CAMRA is continuing to consider how it can help tackle discrimination in the brewing and pub industry as a London head brewer challenges the whole industry to do more to combat the issue.

The head brewer of Wild Card brewery, Jaega Wise, used the Brewers’ Congress conference in London this week to outline her three key ideas for how sexism could be addressed by the industry.

She called for the Society of Independent Brewers (SIBA) to find out more information about the number of women working in the brewing industry, to measure how under-represented they were.

She also called for an industry-wide “code of practice” to seek commitment from brewers not to use sexist marketing – the US Brewers Association has implemented a similar scheme for its members.

Finally, Wise called for organisations which run beer festivals and competitions, such as SIBA and CAMRA to ban beers with sexist imagery from entering.

Many CAMRA festivals – including the Great British Beer Festival – already have informal policies which question stocking beers with discriminatory names or marketing. Volunteers also enforce CAMRA’s Code of Conduct and Volunteers’ Charter, designed to ensure volunteers and members of the public do not experience discrimination of any kind at festivals or CAMRA events.

This year the Manchester Beer and Cider Festival is also trialling a stated policy which will prevent beers with discriminatory imagery or names being invited to supply.

Responding to Wise’s comments, National Director Abigail Newton confirmed that the National Executive had already been looking at the issue for several months, with a view to turn best practice already being followed at branch level into national policy and guidance.

She said: “Jaega has raised an important issue and we shouldn’t overlook other points that she made in her speech – particularly that this requires a whole industry approach. Brewers should take responsibility for ensuring they don’t market beer in a discriminatory way. Industry publications should consider what advertising they do and don’t take. Industry organisations such as SIBA, or consumer organisations such as CAMRA also have a part to play and can apply pressure, but it’s more powerful with cross-industry support.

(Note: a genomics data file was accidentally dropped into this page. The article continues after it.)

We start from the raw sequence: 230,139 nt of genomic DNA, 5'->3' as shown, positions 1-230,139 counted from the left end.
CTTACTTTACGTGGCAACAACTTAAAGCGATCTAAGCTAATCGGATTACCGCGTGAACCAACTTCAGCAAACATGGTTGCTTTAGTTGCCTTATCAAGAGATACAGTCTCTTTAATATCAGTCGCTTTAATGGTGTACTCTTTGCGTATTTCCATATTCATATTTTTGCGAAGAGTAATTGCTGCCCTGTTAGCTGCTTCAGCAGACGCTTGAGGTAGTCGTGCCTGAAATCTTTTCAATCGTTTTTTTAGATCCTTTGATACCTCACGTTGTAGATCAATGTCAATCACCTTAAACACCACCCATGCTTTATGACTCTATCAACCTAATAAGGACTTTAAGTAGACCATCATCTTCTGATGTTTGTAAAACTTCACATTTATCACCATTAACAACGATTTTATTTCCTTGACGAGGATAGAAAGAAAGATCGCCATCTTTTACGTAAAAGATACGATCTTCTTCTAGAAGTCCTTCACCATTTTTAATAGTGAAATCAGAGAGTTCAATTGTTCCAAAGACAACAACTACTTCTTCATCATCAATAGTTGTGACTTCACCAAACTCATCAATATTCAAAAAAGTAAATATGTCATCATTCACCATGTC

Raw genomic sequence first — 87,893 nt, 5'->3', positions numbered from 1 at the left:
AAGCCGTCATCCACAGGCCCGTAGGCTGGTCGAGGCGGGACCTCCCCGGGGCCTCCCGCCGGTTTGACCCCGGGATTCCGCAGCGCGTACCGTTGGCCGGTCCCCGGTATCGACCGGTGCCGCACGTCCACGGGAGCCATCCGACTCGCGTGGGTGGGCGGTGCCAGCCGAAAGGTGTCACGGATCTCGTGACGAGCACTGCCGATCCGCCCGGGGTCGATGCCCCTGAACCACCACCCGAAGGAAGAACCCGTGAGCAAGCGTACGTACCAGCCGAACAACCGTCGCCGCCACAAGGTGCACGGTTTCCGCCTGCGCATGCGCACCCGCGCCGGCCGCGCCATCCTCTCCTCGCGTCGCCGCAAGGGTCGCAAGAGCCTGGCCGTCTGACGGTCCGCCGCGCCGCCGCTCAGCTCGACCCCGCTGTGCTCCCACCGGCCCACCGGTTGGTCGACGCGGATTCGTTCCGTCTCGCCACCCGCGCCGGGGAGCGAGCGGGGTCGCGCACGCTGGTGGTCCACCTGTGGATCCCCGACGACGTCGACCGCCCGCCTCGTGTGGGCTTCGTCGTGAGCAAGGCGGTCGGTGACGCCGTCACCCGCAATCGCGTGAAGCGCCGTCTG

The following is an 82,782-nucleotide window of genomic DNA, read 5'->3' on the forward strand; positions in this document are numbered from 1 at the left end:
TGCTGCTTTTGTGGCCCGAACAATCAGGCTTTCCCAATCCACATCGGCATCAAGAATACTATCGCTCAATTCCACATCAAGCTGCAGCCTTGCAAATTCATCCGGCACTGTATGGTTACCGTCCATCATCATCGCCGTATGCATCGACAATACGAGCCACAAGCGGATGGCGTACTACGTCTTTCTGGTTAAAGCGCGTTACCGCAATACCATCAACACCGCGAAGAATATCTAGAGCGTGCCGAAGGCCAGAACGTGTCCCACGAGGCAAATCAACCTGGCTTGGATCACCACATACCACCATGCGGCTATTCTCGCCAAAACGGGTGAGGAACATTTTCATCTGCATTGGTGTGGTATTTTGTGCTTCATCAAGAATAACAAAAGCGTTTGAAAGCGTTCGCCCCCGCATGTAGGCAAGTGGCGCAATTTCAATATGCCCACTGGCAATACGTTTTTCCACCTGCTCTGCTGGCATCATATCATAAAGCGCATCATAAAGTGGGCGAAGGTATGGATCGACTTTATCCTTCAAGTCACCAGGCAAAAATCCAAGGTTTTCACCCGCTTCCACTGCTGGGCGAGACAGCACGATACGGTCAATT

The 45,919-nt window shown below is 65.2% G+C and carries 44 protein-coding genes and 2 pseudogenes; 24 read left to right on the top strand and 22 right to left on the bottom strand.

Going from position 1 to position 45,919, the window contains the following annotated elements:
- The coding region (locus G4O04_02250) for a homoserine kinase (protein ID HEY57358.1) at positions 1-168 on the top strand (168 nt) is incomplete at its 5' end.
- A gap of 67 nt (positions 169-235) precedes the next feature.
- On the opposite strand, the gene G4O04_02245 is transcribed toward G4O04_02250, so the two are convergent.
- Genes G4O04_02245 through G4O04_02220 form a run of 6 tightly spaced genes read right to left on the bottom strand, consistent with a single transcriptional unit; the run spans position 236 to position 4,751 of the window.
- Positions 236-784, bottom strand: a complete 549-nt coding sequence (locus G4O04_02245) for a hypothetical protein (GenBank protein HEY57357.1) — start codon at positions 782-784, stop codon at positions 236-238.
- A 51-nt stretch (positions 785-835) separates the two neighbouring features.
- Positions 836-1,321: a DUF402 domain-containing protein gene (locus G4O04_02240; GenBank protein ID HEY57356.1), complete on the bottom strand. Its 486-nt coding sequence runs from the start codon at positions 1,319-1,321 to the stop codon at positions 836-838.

“She also raises a questions worthy of further debate: why do some producers alienate the vast majority of their potential customers with material likely to only appeal to a tiny, and shrinking, percentage, when they could help beer have a much wider appeal both in terms of age and gender?

“The Manchester Beer and Cider Festival has been trialling a proactive approach to discourage brewers from using discriminatory marketing material and our volunteers have taken action at any of our festivals when offensive material, or behaviour, has been drawn to their attention. CAMRA’s National Executive has been looking at this issue for several months with a view to taking best practice developed by individual branches and festivals and turning it into national policy and guidance which we hope to be rolling out in the New Year.

“We already have a charter and a code of conduct detailing our commitment to inclusivity and diversity and the treatment and behaviour we expect to be shown between volunteers and fellow volunteers and towards visitors at our events.”

SIBA also issued a response to Wise’s comments. It posted on its Facebook page: “SIBA members who promote their beers with sexist, offensive advertising have no place in our membership of responsible, professional brewing businesses.

“All entries into SIBA beer competitions across the UK go through a process of screening by our Competitions Team, to ensure they are not sexist, racist or offensive. Any entries judged to be inappropriate are referred to SIBA’s Competitions Committee for disqualification from competitions.

“This process will be formally included as part of our new SIBA Competition Guidelines for 2018, alongside general advice for entrant brewers, which will be published prior to our first regional competition in April 2018.

“With regards to gathering data on women working in the beer industry, we think this is an excellent suggestion from Jaega Wise at Wild Card Brewery (a SIBA member) and we are going to expand the questions on brewing employees in the annual SIBA Members’ Survey to give us more data in this area for the future.”

It added that Wise was being interviewed for the next issue of the SIBA Journal.

Industry advertising watchdog The Portman Group tweeted that it would be “reviewing Portman Group Code rules and guidance”. While the Portman Code contains guidance for producers on how they should market and promote their products to avoid encouraging alcohol abuse, it currently does not contain guidance regarding discriminatory material.

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